In the Mobile World Congress in Barcelona in February, the Enterprise systems company SAP was demonstrating how an application called Match Insights could gather data before and during a match and use it to influence the coach’s tactical decisions while the game was on.
Most saw the demo as a marketing exercise. But when Germany won the World Cup, systematically outplaying opponents with superior tactics, the data game became very real.
In fact, when England played in Ecuador and Honduras for “warm weather training” in June ahead of the World Cup, they’d already lost the tournament – they just didn’t know it.
SAP Match Insights
Do the bendy data, SAP
Wayne Rooney and Co took to the field in Florida to adjust to the hot and humid climate they’d face in Brazil and to recalibrate to the tempo of South American players. But unbeknown to them, Germany already had in their possession a weapon that would help them lift the 2014 World-Cup trophy, their first since re-unification in 1990.
This weapon was a piece of specially designed software from SAP running Hana - its in-memory database architecture - to hoover up and crunch vast amounts of data on the performance of the German players and their opponents.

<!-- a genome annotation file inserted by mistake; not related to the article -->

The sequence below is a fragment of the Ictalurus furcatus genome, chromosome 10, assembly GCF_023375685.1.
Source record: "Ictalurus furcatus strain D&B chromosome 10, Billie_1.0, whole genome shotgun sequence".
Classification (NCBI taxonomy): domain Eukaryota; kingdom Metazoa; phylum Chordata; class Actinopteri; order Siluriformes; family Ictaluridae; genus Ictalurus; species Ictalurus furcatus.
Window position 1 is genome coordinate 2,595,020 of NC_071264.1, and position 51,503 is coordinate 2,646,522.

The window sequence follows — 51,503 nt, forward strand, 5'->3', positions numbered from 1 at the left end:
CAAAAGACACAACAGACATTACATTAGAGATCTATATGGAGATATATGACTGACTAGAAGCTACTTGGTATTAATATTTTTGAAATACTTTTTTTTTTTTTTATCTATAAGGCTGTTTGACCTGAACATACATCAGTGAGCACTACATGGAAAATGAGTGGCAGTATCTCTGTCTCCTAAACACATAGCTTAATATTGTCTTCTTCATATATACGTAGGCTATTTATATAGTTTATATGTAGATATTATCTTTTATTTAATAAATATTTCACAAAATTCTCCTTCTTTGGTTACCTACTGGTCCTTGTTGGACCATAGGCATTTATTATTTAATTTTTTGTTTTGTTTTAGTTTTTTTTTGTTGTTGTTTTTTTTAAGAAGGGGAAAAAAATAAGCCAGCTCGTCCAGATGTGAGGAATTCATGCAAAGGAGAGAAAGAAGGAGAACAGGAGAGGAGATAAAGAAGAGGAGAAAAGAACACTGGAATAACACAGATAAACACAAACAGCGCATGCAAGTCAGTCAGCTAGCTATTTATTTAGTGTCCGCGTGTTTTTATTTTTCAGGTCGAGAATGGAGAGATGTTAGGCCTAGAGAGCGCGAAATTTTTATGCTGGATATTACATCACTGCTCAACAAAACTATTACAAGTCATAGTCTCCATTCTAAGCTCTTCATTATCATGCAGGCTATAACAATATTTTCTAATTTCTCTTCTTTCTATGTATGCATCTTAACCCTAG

Oliver Bierhoff, manager of the German national team and former striker, was unequivocal on the difference the SAP software had made.
It had “transformed the football experience” for coaches, players, fans and the media, he said.
“Today each sports team is looking for innovative ways to gain competitive edge over its rivals,” he said in tinned quotes provided by SAP.
For Germany, it was the culmination a multi-year campaign to rise above narrowly getting beaten, as they were in the 2006 and 2010 tournaments.
“When Germany lost in South Africa in 2010, there was a certain disappointment. We did post-tournament analysis to figure out what went wrong and how to win the World Cup in 2014,” SAP’s head of football sponsorships Nicolas Jungkind told The Reg.
The software in question was SAP Match Insights, built by SAP alongside the German team. The system is based around a series of key performance indicators (KPIs): how to make the German game faster and get in front of the goal more quickly.
Average ball possession became a critical factor with the need to look at receiving the ball, control, passing and pass completion.
“Every training session was around that KPI - to make the game faster,” Jungkind said.
Crunching the data, the coaching staff could see the German players had been holding onto the ball for too long and the need to speed things up.
By the time of Brazil, average ball possession was down to 1.1 seconds compared to 3.4 seconds at the time of the World Cup in 2010.
Throughout the tournament, the Germans conceded four goals but scored 18 – seven on one particularly unfortunate evening for Brazil.
How did it work?
- Next >>
Mobile, Social Media and Cloud to impact Outsourcing industry in 2013Next >